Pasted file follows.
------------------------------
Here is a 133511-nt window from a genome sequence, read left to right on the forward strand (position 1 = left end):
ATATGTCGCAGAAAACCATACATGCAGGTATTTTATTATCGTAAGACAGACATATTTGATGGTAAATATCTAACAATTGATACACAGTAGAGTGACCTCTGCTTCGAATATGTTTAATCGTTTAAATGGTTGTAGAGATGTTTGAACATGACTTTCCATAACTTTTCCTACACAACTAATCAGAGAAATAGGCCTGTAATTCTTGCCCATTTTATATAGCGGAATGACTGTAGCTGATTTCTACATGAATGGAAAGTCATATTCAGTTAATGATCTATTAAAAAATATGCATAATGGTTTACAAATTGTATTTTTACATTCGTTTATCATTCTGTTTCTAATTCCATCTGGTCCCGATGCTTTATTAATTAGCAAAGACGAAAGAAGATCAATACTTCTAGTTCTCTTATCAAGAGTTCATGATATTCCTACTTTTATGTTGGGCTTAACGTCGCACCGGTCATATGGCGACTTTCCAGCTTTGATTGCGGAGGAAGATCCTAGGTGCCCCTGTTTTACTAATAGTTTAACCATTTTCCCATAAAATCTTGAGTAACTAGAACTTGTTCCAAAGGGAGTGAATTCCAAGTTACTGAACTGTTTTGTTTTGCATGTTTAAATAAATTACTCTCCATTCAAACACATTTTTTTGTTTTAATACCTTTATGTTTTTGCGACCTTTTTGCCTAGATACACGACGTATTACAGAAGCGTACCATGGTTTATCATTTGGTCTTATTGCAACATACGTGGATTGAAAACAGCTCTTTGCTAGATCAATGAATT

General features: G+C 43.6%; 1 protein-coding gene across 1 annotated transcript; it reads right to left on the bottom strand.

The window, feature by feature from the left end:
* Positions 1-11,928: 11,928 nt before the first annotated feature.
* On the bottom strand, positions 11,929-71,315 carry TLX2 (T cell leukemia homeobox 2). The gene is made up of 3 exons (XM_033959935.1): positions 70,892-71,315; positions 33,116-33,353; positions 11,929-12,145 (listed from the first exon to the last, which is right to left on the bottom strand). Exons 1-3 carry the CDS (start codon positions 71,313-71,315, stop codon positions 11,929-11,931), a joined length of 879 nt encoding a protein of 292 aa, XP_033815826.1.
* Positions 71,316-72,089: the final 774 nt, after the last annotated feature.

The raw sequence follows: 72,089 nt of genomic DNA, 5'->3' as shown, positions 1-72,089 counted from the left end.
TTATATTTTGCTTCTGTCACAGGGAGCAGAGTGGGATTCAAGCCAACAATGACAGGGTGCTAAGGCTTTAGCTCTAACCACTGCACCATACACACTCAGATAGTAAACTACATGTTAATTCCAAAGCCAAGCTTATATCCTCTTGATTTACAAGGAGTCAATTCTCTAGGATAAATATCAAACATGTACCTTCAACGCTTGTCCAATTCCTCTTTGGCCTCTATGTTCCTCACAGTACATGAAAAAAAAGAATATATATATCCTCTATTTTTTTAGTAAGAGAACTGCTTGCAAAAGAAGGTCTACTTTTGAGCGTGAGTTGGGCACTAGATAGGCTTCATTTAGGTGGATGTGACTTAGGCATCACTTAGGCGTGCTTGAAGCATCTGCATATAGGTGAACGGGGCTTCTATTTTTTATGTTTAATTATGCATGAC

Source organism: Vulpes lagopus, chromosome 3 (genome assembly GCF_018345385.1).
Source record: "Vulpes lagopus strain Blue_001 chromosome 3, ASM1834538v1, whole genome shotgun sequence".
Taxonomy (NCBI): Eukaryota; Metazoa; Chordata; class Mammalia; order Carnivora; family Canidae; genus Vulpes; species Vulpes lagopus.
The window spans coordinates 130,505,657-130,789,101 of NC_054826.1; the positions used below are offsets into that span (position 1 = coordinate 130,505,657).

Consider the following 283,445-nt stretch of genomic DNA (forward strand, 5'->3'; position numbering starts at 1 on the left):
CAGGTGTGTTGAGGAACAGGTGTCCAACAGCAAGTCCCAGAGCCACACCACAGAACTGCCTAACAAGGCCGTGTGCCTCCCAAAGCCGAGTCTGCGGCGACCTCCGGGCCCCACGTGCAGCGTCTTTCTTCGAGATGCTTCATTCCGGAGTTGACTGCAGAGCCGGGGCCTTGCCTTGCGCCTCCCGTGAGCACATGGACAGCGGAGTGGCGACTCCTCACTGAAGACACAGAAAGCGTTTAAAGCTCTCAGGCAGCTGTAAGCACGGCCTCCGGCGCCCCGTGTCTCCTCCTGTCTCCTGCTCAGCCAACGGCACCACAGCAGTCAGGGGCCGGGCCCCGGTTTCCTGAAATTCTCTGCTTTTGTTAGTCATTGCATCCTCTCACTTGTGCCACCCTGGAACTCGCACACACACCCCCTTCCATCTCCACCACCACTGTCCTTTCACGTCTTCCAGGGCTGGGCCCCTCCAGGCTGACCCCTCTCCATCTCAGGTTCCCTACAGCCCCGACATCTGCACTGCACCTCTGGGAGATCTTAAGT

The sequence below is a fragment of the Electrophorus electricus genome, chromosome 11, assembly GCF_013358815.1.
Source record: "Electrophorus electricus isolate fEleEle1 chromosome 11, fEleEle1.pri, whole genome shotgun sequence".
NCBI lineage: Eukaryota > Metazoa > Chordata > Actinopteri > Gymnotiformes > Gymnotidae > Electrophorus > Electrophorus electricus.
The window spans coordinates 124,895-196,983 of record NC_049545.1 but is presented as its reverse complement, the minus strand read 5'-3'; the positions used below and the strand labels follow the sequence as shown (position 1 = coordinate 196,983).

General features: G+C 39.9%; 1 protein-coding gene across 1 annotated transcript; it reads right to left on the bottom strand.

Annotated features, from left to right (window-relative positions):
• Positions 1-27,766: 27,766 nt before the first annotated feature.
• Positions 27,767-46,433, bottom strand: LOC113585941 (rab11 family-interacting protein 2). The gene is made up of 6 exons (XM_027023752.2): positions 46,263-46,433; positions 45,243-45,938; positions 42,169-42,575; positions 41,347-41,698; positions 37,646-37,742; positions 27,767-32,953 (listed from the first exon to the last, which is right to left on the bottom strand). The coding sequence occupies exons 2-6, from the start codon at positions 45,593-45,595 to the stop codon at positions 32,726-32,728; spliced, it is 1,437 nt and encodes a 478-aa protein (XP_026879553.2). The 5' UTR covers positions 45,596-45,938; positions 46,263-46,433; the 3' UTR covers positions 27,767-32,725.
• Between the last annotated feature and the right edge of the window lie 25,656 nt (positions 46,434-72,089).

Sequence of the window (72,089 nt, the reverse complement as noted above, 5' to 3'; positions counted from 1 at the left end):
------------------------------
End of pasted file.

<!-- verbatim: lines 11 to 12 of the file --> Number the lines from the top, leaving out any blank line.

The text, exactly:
Source record: "Vulpes lagopus strain Blue_001 chromosome 3, ASM1834538v1, whole genome shotgun sequence".
Taxonomy (NCBI): Eukaryota; Metazoa; Chordata; class Mammalia; order Carnivora; family Canidae; genus Vulpes; species Vulpes lagopus.